Liberalism (international relations)

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Liberalism is a school of thought within international relations theory which can be thought to revolve around three interrelated principles: 1. Rejection of power politics as the only possible outcome of international relations (IR). Questions security/warfare principles of realism perspective; 2. Accentuates mutual benefits and international cooperation; 3. Implements international organizations and nongovernmental actors for shaping state preferences and policy choices[1]

Liberals believe that international institutions play a key role in cooperation among states.[2] With the correct international institutions, and increasing interdependence (including economic and cultural exchanges) states have the opportunity to reduce conflict.[3] Interdependence has three main components. States interact in various ways, through economic, financial, and cultural means; security tends to not be the primary goal in state-to-state interactions; and military forces are not typically used.[4] Liberals also argue that international diplomacy can be a very effective way to get states to interact with each other honestly and support nonviolent solutions to problems.[5] With the proper institutions and diplomacy, Liberals believe that states can work together to maximize prosperity and minimize conflict. [6]

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Liberalism is one of the main schools of international relations theory. Its roots lie in the broader liberal thought originating in the Enlightenment. The central issues that it seeks to address are the problems of achieving lasting peace and cooperation in international relations, and the various methods that could contribute to their achievement.

Broad areas of study within liberal international relations theory include:


Early Beginnings[edit]

Liberalism originally arose from both deep scholarly and philosophical roots. With the theory’s prime principle being international cooperation and peace, early influences are seen in some bigger religious practices sharing the same goal. It was later in the 17th and 18th centuries in which political liberalism began to take form that challenged nobility and inherited equality.[9] Followed shortly after was the Enlightenment where liberal ideals began to develop with works by philosophers such as Voltaire, Locke, Smith, and German thinker Immanuel Kant. In Kant’s To Perpetual Peace, the philosopher set the way by forming guidelines to create a peace program to be applied by nations. This program would require cooperation between states as well as the mutual pursuit of secure freedom and shared benefits.[10] With an initial format laid out, industrialization in both North America and Europe also spurred further liberal ideals. Global trade created an economic diplomacy that reflected the greater goal of international cooperation. After seeing success in intertwining states through economic coalition, liberal supporters began to believe that warfare was not always an inevitable part of IR.[11] Support of liberal political theory continued to grow from there.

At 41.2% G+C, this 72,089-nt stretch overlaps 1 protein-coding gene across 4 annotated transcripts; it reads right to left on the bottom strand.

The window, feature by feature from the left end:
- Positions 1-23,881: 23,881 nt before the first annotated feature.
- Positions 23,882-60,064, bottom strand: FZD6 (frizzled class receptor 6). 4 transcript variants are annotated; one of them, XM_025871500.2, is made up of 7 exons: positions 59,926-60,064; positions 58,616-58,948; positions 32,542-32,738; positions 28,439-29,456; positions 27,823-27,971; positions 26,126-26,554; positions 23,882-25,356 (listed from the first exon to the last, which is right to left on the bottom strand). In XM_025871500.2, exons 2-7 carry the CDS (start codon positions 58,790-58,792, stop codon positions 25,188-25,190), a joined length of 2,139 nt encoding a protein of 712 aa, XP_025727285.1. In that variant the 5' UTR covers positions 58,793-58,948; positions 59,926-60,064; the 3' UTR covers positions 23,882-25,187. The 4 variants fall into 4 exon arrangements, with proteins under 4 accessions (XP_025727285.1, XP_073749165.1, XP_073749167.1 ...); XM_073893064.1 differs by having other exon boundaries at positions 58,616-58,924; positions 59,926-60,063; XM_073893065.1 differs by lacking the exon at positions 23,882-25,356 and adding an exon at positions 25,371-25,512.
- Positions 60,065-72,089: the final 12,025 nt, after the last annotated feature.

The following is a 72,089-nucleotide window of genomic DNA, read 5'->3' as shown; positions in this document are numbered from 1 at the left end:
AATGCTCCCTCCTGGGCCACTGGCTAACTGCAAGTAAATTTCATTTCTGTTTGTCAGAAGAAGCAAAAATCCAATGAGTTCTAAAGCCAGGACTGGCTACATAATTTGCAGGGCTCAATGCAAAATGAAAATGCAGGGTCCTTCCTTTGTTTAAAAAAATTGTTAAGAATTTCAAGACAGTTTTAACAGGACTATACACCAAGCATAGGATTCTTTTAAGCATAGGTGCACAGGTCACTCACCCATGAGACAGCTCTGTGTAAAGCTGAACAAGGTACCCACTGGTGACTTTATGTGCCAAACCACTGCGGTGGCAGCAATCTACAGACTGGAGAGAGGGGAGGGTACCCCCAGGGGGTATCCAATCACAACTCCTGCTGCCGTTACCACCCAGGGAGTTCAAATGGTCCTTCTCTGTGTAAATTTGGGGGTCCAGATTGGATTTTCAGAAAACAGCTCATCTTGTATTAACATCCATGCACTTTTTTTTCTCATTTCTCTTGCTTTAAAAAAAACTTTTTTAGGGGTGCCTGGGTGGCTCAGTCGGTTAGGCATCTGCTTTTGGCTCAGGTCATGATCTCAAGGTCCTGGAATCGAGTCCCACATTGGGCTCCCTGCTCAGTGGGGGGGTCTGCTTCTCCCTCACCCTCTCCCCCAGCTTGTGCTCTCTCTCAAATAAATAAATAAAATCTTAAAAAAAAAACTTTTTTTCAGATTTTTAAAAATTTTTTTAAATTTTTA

1. ^ Shiraev, Eric B. (2014). International Relations. New York: Oxford University Presses. p. 78. 
  2. ^ (Shiraev and Zubok 2014, 86)
  3. ^ (Shiraev and Zubok 2014, 88)
  4. ^ (Shiraev and Zubok 2014, 86)
  5. ^ (Shiraev and Zubok 2014,90)
  6. ^ Shiraev, Eric B., and Vladislav M. Zubok. 2014. International Relations. New York, NY:Oxford University Press.
  7. ^ The Democratic Peace Theory, Kevin Placek, Feb 18 2012
  8. ^ Democratic Peace Theory , Dan Reiter
  9. ^ Shiraev, Eric (2014). International Relations. Oxford University Presses. pp. 80–87. ISBN 978-0-19-974651-4. 
  10. ^ Marguerite, La Caze (2007). "At the Intersection: Kant, Derrida, and the Relation Between Ethics and Politics". Political Theory 35 (6): 782. doi:10.1177/0090591707307324. 
  11. ^ Shiraev, Eric B. (2014). International Relations. New York: Oxford University Presses. p. 80.